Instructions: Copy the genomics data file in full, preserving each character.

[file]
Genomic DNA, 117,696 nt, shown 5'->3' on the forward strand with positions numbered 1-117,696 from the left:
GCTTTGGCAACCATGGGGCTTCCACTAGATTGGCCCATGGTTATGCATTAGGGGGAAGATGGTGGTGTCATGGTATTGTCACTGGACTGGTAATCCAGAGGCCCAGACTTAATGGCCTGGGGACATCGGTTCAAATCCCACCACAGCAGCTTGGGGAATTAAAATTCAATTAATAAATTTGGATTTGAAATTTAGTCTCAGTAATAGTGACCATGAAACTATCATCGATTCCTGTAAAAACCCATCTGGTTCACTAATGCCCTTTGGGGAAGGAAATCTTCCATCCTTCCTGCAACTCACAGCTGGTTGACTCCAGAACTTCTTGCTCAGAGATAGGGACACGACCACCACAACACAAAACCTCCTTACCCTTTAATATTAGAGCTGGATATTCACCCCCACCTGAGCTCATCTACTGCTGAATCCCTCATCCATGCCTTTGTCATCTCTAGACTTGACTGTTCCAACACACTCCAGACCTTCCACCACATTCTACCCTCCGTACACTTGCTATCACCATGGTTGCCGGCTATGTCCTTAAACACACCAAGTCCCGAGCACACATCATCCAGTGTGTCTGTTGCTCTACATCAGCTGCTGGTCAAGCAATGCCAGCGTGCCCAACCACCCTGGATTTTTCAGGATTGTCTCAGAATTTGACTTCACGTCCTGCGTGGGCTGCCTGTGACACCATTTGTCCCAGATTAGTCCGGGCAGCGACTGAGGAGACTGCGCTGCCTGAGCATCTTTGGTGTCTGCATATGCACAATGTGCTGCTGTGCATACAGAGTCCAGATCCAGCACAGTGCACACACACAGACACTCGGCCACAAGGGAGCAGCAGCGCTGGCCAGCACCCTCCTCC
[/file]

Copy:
Genomic DNA, 117,696 nt, shown 5'->3' on the forward strand with positions numbered 1-117,696 from the left:
GCTTTGGCAACCATGGGGCTTCCACTAGATTGGCCCATGGTTATGCATTAGGGGGAAGATGGTGGTGTCATGGTATTGTCACTGGACTGGTAATCCAGAGGCCCAGACTTAATGGCCTGGGGACATCGGTTCAAATCCCACCACAGCAGCTTGGGGAATTAAAATTCAATTAATAAATTTGGATTTGAAATTTAGTCTCAGTAATAGTGACCATGAAACTATCATCGATTCCTGTAAAAACCCATCTGGTTCACTAATGCCCTTTGGGGAAGGAAATCTTCCATCCTTCCTGCAACTCACAGCTGGTTGACTCCAGAACTTCTTGCTCAGAGATAGGGACACGACCACCACAACACAAAACCTCCTTACCCTTTAATATTAGAGCTGGATATTCACCCCCACCTGAGCTCATCTACTGCTGAATCCCTCATCCATGCCTTTGTCATCTCTAGACTTGACTGTTCCAACACACTCCAGACCTTCCACCACATTCTACCCTCCGTACACTTGCTATCACCATGGTTGCCGGCTATGTCCTTAAACACACCAAGTCCCGAGCACACATCATCCAGTGTGTCTGTTGCTCTACATCAGCTGCTGGTCAAGCAATGCCAGCGTGCCCAACCACCCTGGATTTTTCAGGATTGTCTCAGAATTTGACTTCACGTCCTGCGTGGGCTGCCTGTGACACCATTTGTCCCAGATTAGTCCGGGCAGCGACTGAGGAGACTGCGCTGCCTGAGCATCTTTGGTGTCTGCATATGCACAATGTGCTGCTGTGCATACAGAGTCCAGATCCAGCACAGTGCACACACACAGACACTCGGCCACAAGGGAGCAGCAGCGCTGGCCAGCACCCTCCTCC